An investigator dedicated to cold cases could devote energy to the process of re-addressing inactive cases without also juggling the demands of new cases, Hall said.
In cold cases, evidence is not always in centralized computer files and witnesses can be difficult to track down, according to Hall. But the advantage of revisiting inactive cases is the possibility of analyzing old evidence with the new DNA and forensic science of the 21st century.
But technology can't make up for how much needs to be done.
"I joke about watching CSI and these shows on TV where they solve these cases in about 30 minutes," Hall said "And it's really very time-intensive and just a lot of work that needs to be done."
A cost for the position has not yet been determined, according to Hall and Lewis. Lewis said it would at least be the cost of an additional salary for the state police.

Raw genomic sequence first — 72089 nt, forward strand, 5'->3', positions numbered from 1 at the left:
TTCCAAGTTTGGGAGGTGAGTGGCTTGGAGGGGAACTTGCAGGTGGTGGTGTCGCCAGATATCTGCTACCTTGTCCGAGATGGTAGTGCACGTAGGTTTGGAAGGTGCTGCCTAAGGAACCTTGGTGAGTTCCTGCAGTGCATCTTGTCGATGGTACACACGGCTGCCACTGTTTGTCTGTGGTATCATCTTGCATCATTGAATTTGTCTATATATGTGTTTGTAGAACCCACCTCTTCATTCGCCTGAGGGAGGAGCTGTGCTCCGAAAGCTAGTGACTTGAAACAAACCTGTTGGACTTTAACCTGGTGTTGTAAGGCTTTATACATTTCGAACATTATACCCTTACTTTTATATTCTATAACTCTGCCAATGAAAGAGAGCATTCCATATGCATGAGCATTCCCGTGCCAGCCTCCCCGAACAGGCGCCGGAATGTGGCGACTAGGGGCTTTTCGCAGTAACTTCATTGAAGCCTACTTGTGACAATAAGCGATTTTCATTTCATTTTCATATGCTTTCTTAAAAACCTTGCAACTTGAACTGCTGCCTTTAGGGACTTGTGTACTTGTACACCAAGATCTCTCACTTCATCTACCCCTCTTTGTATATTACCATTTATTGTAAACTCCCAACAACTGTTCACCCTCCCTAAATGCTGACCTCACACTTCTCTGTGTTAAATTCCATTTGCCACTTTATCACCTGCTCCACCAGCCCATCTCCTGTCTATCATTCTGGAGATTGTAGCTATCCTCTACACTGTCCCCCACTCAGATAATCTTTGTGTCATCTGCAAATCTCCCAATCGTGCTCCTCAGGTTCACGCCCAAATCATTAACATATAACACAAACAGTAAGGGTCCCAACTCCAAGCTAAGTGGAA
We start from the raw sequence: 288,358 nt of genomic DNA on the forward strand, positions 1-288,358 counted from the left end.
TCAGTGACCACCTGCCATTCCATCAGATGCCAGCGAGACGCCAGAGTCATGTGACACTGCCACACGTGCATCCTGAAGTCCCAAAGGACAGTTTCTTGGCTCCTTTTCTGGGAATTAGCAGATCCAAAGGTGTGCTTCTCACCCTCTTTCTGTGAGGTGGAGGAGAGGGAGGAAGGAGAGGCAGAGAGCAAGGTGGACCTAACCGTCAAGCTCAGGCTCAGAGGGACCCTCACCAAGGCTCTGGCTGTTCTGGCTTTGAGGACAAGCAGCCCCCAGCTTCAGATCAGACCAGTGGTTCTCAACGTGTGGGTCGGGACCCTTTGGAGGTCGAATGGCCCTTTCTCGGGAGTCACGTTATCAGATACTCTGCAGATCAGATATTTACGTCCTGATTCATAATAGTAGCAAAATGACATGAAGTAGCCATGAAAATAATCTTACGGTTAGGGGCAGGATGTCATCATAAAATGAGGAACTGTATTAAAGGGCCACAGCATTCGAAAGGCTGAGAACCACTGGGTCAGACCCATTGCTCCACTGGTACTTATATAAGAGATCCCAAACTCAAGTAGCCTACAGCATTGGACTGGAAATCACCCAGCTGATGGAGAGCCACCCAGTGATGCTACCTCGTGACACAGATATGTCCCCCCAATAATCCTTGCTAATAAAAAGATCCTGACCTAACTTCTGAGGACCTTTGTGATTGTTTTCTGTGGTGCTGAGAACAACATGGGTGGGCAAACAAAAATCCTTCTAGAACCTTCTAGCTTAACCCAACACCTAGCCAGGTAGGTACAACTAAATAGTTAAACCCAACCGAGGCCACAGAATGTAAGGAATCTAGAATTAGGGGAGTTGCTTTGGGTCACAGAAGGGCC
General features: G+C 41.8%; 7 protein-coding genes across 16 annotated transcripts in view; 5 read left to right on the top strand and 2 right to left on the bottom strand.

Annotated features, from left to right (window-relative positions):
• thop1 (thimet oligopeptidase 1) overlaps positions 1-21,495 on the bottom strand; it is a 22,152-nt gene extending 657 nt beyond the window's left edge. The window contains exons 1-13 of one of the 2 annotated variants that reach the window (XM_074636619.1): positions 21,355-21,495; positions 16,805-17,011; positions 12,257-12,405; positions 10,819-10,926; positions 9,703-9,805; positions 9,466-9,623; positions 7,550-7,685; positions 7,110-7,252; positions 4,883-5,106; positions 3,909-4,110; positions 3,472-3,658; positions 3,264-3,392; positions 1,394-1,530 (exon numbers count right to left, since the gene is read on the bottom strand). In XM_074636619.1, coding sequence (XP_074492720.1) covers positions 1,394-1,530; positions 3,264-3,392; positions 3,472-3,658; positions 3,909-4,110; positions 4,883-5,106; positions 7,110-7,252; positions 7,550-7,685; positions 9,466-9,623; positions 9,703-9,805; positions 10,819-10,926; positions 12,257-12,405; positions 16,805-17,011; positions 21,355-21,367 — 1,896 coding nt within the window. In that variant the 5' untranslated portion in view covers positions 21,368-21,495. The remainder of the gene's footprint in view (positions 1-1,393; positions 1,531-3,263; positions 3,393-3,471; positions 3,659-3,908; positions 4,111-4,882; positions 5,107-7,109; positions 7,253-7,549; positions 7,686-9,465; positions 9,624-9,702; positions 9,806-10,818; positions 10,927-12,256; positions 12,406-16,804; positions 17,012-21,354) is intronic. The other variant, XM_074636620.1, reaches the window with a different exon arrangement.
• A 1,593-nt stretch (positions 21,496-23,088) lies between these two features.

In New Hampshire, a larger cold case unit established in 2009 with three detectives and one prosecutor cost about $600,000 in federal funds over a two year period, according to 2013 numbers from state's departments of justice and safety.
Maine lawmakers are looking at a proposal to create a four-person unit at a cost of $530,000 in its first year and $430,000 in subsequent years.
Vermont's proposal includes one position.
"It's hard to put a price tag on this," Hall said to lawmakers. "If we solve one of these, it's worth its weight in gold."
Lewis said that the proposal is gaining traction, and if it passes the House Committee on Government Operations, the next stop would be appropriations.
Adding new positions is "always difficult," Hall said.
"I can't imagine anyone opposing the concept of creating this, it's just a matter of, do we have the funding and the resources right now to do that," Hall said. "I think, at the very least, it's worth initiating the conversation."